Chief Secretary to the Treasury Danny Alexander said reports that insulting amendments were made to Wikipedia Hillsborough pages from government computers were "utterly appalling, repugnant and disgraceful".
Insulting changes to Wikipedia pages on the Hillsborough disaster allegedly came from computers based in the government's Department for Culture, Media and Sport, the Treasury and the Office of the Solicitor General, according to the Liverpool Echo.
The alleged amendments included changing the phrase "This is Anfield" - which appears above the tunnel where the players enter the pitch from - to "This is a S***hole".
An entry on a Hillsborough memorial service at Anfield was also changed to include the line "nothing for the victims of the Heysel stadium disaster", the newspaper claimed.
Families of Hillsborough victims have described as "deeply upsetting" the revelation that insults relating to the disaster were reportedly posted online from Government offices.
Margaret Aspinall, from the Hillsborough Family Support Group, said: "I don't even know how to react, it's just so sad. I hear something like that and it upsets me a great deal, it makes me incredibly sad.
"I'm glad somebody has found out about it but I'm frightened to be honest that we haven't known until now."
Sheila Coleman, from the Hillsborough Justice Campaign, said: "We're still in the inquests and we've sat listening to the most heartbreaking accounts of that day, and then you hear about things like this. It's absolutely appalling, disgraceful."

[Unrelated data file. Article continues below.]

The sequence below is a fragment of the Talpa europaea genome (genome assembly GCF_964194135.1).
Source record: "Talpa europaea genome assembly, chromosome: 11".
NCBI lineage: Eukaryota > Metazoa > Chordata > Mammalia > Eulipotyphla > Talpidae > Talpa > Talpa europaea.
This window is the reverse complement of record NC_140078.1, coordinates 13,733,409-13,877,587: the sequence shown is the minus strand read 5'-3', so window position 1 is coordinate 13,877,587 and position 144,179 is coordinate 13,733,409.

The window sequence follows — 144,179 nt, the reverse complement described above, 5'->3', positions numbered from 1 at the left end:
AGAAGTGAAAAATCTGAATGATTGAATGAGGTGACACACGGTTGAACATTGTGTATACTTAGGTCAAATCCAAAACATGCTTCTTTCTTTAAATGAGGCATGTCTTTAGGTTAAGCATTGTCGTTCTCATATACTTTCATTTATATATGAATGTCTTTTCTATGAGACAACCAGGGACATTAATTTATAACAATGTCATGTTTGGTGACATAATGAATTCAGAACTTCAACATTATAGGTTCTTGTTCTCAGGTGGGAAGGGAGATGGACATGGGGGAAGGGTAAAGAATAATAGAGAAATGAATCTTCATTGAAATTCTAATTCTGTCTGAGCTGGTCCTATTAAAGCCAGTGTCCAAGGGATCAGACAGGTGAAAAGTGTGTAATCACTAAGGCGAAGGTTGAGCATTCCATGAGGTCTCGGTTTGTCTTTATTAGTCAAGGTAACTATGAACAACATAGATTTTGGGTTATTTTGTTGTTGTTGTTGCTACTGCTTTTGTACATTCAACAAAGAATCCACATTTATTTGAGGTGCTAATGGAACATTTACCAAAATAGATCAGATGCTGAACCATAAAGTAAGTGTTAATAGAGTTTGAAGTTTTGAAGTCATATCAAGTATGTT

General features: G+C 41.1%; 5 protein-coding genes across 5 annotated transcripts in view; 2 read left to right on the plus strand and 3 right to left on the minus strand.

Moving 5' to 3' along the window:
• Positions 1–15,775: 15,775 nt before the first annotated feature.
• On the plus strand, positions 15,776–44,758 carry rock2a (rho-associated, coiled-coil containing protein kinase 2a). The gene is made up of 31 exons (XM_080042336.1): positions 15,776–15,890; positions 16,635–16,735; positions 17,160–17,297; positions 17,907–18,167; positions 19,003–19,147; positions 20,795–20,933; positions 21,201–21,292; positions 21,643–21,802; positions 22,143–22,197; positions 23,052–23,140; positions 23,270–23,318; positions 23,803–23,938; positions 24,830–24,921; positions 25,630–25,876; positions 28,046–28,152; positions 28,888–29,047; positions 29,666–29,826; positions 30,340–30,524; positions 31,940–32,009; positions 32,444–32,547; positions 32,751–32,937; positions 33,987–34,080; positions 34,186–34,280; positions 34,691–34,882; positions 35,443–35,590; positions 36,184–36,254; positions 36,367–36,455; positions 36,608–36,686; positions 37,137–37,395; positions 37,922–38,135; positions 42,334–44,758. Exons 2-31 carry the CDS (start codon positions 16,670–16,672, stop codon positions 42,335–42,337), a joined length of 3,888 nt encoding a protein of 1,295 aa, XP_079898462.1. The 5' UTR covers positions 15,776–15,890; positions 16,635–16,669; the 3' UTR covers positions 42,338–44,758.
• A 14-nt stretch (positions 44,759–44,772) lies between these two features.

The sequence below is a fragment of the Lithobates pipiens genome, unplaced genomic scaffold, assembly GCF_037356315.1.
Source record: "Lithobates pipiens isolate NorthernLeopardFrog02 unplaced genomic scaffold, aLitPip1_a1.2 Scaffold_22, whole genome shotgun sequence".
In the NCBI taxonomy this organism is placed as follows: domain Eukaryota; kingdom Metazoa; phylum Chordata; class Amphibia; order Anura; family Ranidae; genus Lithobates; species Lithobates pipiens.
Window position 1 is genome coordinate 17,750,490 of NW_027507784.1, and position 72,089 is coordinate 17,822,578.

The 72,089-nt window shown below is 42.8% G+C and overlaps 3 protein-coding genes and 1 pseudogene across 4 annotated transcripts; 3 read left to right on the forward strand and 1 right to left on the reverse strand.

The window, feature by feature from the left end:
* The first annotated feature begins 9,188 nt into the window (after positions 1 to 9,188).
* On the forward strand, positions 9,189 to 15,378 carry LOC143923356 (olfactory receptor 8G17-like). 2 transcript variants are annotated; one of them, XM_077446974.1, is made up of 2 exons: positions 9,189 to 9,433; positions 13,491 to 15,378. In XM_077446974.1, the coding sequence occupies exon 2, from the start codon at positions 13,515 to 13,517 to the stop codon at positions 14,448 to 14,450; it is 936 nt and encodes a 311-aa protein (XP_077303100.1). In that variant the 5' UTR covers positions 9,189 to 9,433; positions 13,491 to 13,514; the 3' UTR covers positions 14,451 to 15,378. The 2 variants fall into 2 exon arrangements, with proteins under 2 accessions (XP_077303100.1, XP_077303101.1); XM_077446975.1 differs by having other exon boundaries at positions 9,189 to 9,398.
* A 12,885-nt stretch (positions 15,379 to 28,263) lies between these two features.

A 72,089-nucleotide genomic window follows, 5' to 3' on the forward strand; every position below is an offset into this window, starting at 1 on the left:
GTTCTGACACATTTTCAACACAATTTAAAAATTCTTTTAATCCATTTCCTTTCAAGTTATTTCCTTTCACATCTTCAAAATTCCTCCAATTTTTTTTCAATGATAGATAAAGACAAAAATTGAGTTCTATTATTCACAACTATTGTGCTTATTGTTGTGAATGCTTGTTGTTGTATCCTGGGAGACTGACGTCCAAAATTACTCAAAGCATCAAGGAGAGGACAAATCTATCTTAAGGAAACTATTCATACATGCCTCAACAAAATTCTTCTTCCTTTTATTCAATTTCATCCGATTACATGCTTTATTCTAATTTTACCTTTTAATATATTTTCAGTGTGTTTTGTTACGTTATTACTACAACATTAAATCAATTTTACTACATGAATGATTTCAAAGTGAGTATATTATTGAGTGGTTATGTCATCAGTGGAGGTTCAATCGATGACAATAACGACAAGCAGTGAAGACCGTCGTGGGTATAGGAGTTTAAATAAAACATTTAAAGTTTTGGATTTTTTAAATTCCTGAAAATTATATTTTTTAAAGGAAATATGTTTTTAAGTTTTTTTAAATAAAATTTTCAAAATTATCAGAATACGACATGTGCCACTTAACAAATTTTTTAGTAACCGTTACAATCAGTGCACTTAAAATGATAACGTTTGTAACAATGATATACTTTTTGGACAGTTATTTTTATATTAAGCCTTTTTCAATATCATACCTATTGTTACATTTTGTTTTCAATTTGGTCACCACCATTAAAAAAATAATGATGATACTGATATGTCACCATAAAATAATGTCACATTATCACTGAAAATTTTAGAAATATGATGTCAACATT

The Cabinet Office has launched an investigation over claims insulting additions were made to the Hillsborough Wikipedia page from government computers.
The Liverpool Echo reports the phrase "Blame Liverpool fans" was anonymously added to the Hillsborough page of the encyclopedia site in 2009.
It's alleged that three years later computers on the secure Whitehall intranet were used again to change the phrase "You'll never walk alone" to "You'll never walk again" and later to "You'll never w*** alone."
On another occasion, the description of a Bill Shankly statue on the Anfield Wikipedia page was revised to change the well-known quote “He made the people happy” to “He made a wonderful lemon drizzle cake.”
A Cabinet Office spokeswoman told the newspaper: “We thank the Liverpool ECHO for bringing this to our attention. This is a matter that we will treat with the utmost seriousness and are making urgent inquiries.
“No one should be in any doubt of the government’s position regarding the Hillsborough disaster and its support for the families of the 96 victims and all those affected by the tragedy.”